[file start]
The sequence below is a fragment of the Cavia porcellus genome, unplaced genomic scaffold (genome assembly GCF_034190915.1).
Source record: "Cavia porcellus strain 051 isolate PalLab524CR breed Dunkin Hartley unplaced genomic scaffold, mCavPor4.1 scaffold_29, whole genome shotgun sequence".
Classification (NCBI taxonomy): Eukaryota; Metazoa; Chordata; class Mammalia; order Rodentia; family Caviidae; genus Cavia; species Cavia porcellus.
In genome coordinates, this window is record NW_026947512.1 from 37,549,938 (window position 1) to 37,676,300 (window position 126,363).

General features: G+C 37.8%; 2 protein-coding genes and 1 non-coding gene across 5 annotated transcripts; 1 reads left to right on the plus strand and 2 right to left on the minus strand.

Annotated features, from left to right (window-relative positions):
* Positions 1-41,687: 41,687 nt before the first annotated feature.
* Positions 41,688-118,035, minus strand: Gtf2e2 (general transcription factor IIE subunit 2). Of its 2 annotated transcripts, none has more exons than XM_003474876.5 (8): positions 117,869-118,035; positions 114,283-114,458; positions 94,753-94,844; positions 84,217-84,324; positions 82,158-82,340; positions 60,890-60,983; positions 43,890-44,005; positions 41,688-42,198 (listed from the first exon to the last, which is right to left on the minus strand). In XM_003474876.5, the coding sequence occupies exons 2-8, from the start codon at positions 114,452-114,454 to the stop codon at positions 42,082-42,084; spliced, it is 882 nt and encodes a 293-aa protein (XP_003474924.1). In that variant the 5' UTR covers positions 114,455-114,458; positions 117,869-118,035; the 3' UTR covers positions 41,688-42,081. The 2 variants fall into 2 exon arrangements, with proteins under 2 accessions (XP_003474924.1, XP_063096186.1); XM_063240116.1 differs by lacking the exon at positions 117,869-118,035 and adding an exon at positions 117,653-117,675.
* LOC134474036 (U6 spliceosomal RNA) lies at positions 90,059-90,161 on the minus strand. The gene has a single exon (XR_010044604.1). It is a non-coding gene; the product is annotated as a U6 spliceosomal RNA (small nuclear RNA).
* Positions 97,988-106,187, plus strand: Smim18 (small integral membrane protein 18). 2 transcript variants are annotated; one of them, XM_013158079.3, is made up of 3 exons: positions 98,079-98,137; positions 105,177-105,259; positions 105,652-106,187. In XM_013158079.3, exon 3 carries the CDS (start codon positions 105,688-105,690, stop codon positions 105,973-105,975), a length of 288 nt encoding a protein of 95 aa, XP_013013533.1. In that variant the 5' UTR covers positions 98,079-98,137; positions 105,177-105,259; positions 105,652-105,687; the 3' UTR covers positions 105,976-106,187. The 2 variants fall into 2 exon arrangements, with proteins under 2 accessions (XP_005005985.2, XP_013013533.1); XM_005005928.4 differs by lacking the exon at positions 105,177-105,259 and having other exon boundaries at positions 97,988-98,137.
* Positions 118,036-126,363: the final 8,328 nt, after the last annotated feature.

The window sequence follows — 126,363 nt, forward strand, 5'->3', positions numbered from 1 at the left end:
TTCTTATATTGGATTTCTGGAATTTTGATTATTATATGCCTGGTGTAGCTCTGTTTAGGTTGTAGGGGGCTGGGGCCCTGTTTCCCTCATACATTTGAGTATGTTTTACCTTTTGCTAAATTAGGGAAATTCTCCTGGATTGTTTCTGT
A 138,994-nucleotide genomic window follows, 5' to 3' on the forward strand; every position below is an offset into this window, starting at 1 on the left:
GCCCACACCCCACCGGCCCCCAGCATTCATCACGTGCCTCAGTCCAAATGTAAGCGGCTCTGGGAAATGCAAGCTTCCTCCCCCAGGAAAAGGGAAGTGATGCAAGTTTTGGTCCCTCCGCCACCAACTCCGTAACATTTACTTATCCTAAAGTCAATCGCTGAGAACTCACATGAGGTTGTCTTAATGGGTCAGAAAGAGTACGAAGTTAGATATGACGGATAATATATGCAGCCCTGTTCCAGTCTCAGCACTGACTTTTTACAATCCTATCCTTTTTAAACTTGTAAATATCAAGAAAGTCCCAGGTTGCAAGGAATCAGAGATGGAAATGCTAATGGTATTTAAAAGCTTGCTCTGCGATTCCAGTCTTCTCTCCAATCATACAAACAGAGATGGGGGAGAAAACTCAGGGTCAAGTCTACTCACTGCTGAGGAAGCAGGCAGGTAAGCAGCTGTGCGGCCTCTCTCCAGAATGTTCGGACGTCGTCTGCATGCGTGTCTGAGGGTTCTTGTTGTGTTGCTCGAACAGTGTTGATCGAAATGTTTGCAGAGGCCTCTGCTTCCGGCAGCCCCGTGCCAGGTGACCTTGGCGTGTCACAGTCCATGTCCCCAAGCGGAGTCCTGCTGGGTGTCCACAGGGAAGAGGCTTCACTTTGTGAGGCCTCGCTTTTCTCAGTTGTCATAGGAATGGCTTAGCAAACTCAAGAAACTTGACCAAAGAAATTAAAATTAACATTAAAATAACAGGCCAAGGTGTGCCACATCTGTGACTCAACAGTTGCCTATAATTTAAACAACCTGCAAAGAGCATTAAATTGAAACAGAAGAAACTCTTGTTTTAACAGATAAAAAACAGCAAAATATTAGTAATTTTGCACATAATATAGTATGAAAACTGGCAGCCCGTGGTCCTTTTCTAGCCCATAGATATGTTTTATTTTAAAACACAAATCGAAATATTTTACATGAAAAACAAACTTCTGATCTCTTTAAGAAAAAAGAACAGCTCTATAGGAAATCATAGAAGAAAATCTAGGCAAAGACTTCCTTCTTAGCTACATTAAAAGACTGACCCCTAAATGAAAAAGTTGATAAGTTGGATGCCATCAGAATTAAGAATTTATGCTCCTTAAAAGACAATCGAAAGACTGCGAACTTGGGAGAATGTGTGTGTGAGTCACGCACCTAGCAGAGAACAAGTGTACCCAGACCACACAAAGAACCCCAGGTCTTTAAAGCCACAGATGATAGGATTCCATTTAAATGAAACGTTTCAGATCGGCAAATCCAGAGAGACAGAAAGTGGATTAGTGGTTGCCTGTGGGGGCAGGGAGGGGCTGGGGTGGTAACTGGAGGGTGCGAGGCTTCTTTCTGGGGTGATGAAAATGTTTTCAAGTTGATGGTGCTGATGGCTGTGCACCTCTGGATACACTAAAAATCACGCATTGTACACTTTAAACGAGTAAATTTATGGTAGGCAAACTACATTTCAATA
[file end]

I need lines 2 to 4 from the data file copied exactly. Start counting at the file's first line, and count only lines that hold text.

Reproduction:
Source record: "Cavia porcellus strain 051 isolate PalLab524CR breed Dunkin Hartley unplaced genomic scaffold, mCavPor4.1 scaffold_29, whole genome shotgun sequence".
Classification (NCBI taxonomy): Eukaryota; Metazoa; Chordata; class Mammalia; order Rodentia; family Caviidae; genus Cavia; species Cavia porcellus.
In genome coordinates, this window is record NW_026947512.1 from 37,549,938 (window position 1) to 37,676,300 (window position 126,363).